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November 28, 2016 / Amy Height

Simplify the Cooking Clean-Up: 6 Kitchen Cleaning Tips to Save Time

Rick and Julia cooking in the kitchen

You’ve crafted a beautiful meal packed with delicious ingredients. You’ve plated, served and enjoyed your creation. You feel satisfied and – admittedly – quite proud of yourself.

And then you see the mess left in the kitchen.

Rather than throwing in the towel, check out these simple kitchen cleaning tips to speed up tidying, leaving you more time and space for culinary adventures (and less angst when dinnertime comes to an end).

Plan your space

Before you start working, decide on how you’re going to use the space you have, especially if you’re making something with many different components or several dishes at once. Have an area for cutting, mixing, cooking and cooling, so you're not cramped or re-organizing midway through.

Clean as you go

As you finish with each of these spaces, tidy it up. Put used utensils or cutting boards in the dishwasher as soon as you’re finished with them. Rinse anything you’ll need to use again shortly and move it to where you’ll need it next. Wipe down counters (especially splatters and spills) as they happen. These are great to do while you wait for the next element of your meal to be ready – things setting in the fridge, ingredients simmering on the stove – and take less time in the moment than waiting until food has caked onto pots hours later.

Use a compost bowl

Save steps and time (and prevent dropping peels everywhere) by placing a bowl on the counter to collect biodegradable material all in one place. You’ll make far fewer trips to the green bin and maximize your prep efficiency. If you also have non-compostable trash, pull your garbage can out from under the sink and station it near your workspace for easy access.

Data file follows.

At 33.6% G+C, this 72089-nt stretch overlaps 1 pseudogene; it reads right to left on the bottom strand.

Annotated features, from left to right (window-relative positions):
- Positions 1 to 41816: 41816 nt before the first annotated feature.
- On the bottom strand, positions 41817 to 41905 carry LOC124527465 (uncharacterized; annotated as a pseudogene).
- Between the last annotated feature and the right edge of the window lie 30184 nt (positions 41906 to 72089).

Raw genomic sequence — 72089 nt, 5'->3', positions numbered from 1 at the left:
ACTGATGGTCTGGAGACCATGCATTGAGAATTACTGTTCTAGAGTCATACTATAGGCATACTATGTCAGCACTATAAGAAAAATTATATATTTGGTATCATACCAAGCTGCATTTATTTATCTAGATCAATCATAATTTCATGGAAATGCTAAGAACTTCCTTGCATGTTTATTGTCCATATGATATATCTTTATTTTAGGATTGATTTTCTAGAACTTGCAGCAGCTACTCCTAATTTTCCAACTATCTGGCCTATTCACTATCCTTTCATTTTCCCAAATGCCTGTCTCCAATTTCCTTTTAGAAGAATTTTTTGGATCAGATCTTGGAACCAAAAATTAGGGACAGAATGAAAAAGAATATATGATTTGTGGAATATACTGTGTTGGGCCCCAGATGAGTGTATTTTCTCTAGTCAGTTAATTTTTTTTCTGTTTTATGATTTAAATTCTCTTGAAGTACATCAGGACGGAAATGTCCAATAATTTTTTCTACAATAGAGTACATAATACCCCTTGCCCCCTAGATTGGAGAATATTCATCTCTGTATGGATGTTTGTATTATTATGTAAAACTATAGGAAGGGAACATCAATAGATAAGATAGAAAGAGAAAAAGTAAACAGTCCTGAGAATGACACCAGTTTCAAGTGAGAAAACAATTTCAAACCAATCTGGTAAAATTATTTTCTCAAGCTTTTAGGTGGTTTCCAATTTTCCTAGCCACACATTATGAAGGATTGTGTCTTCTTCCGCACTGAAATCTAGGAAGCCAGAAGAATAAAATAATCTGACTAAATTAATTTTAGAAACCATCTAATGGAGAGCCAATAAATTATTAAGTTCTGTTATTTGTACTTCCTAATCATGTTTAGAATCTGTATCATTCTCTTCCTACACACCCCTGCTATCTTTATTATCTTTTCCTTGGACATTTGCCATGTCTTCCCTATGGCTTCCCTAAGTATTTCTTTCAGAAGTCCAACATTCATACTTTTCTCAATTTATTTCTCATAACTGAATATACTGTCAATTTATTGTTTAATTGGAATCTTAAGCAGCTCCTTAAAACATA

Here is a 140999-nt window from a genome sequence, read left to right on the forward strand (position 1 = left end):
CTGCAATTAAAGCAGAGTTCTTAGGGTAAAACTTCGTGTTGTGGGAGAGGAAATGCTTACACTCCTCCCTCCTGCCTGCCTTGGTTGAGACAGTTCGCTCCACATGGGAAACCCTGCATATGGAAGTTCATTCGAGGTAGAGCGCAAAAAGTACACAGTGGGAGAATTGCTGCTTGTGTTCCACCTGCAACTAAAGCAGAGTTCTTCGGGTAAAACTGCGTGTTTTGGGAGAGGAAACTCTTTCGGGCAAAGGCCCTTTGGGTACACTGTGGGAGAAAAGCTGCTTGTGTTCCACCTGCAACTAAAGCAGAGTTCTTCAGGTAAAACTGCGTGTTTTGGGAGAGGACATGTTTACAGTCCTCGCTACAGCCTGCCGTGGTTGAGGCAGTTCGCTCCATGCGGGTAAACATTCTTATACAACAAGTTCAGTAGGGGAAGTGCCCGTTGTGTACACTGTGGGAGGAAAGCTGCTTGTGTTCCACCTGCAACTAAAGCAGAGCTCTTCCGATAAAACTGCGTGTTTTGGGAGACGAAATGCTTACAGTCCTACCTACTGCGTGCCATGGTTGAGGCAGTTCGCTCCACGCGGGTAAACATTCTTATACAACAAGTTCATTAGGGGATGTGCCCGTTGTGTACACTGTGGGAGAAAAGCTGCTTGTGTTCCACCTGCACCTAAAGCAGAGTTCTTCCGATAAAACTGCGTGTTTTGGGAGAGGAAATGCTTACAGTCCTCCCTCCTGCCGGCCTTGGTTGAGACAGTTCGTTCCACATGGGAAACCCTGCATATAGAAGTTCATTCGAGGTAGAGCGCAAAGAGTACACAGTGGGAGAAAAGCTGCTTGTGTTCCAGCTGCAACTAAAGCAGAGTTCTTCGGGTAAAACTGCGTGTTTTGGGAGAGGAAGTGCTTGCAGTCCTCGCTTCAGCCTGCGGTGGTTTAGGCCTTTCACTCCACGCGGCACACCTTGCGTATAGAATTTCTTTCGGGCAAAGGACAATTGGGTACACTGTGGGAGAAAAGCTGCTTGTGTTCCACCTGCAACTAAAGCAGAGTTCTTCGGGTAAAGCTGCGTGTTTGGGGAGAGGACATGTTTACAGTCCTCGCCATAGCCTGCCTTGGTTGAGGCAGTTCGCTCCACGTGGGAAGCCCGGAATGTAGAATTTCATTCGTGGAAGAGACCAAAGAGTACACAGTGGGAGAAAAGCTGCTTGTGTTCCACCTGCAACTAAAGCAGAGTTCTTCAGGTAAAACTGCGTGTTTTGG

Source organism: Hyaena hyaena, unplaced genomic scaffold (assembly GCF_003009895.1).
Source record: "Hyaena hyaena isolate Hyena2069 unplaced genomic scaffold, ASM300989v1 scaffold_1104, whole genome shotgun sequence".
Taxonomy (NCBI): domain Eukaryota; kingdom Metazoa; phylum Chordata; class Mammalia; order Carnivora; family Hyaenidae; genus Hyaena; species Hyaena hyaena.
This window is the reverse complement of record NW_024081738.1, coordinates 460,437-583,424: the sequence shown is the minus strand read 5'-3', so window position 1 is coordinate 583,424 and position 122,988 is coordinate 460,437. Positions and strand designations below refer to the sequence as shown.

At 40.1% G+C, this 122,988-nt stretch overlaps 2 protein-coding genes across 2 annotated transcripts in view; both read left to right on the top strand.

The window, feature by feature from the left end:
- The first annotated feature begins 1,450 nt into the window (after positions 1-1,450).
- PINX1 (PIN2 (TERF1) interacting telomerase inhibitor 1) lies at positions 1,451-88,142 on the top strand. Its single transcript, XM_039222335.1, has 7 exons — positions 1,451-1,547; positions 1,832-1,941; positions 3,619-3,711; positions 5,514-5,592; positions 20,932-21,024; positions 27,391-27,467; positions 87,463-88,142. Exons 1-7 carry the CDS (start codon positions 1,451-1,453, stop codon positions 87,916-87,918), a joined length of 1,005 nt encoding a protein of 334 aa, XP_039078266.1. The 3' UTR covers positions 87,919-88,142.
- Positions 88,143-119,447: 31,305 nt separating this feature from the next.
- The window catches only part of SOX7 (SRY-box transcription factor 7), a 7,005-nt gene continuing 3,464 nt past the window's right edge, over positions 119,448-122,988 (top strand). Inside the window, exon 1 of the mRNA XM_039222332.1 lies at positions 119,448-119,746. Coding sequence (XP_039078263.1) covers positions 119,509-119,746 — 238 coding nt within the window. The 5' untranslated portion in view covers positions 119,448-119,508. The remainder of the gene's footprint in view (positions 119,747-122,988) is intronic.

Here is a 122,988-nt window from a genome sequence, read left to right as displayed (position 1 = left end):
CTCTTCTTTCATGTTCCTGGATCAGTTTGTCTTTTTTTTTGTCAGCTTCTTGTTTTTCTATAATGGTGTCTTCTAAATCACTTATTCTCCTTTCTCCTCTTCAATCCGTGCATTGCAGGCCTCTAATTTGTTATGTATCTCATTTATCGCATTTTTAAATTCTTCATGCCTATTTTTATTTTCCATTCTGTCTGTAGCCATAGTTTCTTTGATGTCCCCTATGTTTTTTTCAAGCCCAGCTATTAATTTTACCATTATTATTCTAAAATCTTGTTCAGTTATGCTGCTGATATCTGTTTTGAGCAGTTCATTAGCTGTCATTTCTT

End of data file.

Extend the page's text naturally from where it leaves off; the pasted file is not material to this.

Minimize cooking tools

Double up where you can on things like measuring spoons, measuring cups and spatulas, particularly if you’re making a batch of something like cookies where each ingredient will eventually end up in the same mix. You can use the same measuring cup to portion out flour as sugar, and the same teaspoon to measure baking powder and salt. If your recipe calls for a half-cup of almond flour and a cup of coconut milk, you might want to use a smaller measuring cup (say, a ½ cup size) for both: just fill it twice to achieve a full one cup portion.

Use a splatter screen on skillets

Prevent endless grease-wiping by placing a mesh screen over anything cooking in oil. Look for one with a coated handle and ensure you’re selecting one in the correct size (large enough to cover the diameter of your frying pan).

Line baking sheets with aluminum foil or parchment

A layer of foil or paper under your roasted meats and veggies or baked goods will not only allow you to skip excessive scrubbing later on, it will help your pans last longer. Once you’ve transferred your food to a cooling rack or plated for serving, you can simply roll up the used foil and toss out.

Amy Height
Holistic Nutritionist @ From the Ground Up Wellness

Amy Height is the founder of From the Ground Up Wellness, a holistic nutrition practice where she specializes in plant-based nutrition and helping her clients combat food addiction. She completed her training at the Institute for Integrative Nutrition, where she received her certification in the Health Coach Training Program. She is a triathlete and CrossFitter with a passion for all things outdoors. By night, Amy stage manages Broadway musicals and she frequently travels North America seeking out the best vegan restaurants and the best run courses. Follow her on Instagram or check out her blog for recipe and wellness ideas.

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